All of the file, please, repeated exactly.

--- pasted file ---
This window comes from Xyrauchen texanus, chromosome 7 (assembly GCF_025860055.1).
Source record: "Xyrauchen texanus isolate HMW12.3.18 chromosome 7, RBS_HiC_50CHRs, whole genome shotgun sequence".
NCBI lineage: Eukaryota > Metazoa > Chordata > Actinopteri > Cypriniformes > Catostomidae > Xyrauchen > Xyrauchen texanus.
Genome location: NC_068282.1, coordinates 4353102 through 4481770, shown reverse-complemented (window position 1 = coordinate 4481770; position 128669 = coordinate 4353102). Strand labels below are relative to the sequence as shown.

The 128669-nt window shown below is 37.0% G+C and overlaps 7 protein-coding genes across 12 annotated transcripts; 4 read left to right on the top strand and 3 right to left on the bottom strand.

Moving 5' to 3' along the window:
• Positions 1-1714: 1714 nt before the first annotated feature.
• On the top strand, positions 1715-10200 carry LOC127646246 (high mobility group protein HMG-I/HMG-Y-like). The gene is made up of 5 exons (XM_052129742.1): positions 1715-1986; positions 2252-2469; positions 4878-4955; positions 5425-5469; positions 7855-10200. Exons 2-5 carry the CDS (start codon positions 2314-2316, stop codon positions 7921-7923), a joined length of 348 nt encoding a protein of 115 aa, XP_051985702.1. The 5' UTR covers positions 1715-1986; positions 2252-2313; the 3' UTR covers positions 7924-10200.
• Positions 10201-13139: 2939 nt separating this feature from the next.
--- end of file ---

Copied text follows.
This window comes from Xyrauchen texanus, chromosome 7 (assembly GCF_025860055.1).
Source record: "Xyrauchen texanus isolate HMW12.3.18 chromosome 7, RBS_HiC_50CHRs, whole genome shotgun sequence".
NCBI lineage: Eukaryota > Metazoa > Chordata > Actinopteri > Cypriniformes > Catostomidae > Xyrauchen > Xyrauchen texanus.
Genome location: NC_068282.1, coordinates 4353102 through 4481770, shown reverse-complemented (window position 1 = coordinate 4481770; position 128669 = coordinate 4353102). Strand labels below are relative to the sequence as shown.

The 128669-nt window shown below is 37.0% G+C and overlaps 7 protein-coding genes across 12 annotated transcripts; 4 read left to right on the top strand and 3 right to left on the bottom strand.

Moving 5' to 3' along the window:
• Positions 1-1714: 1714 nt before the first annotated feature.
• On the top strand, positions 1715-10200 carry LOC127646246 (high mobility group protein HMG-I/HMG-Y-like). The gene is made up of 5 exons (XM_052129742.1): positions 1715-1986; positions 2252-2469; positions 4878-4955; positions 5425-5469; positions 7855-10200. Exons 2-5 carry the CDS (start codon positions 2314-2316, stop codon positions 7921-7923), a joined length of 348 nt encoding a protein of 115 aa, XP_051985702.1. The 5' UTR covers positions 1715-1986; positions 2252-2313; the 3' UTR covers positions 7924-10200.
• Positions 10201-13139: 2939 nt separating this feature from the next.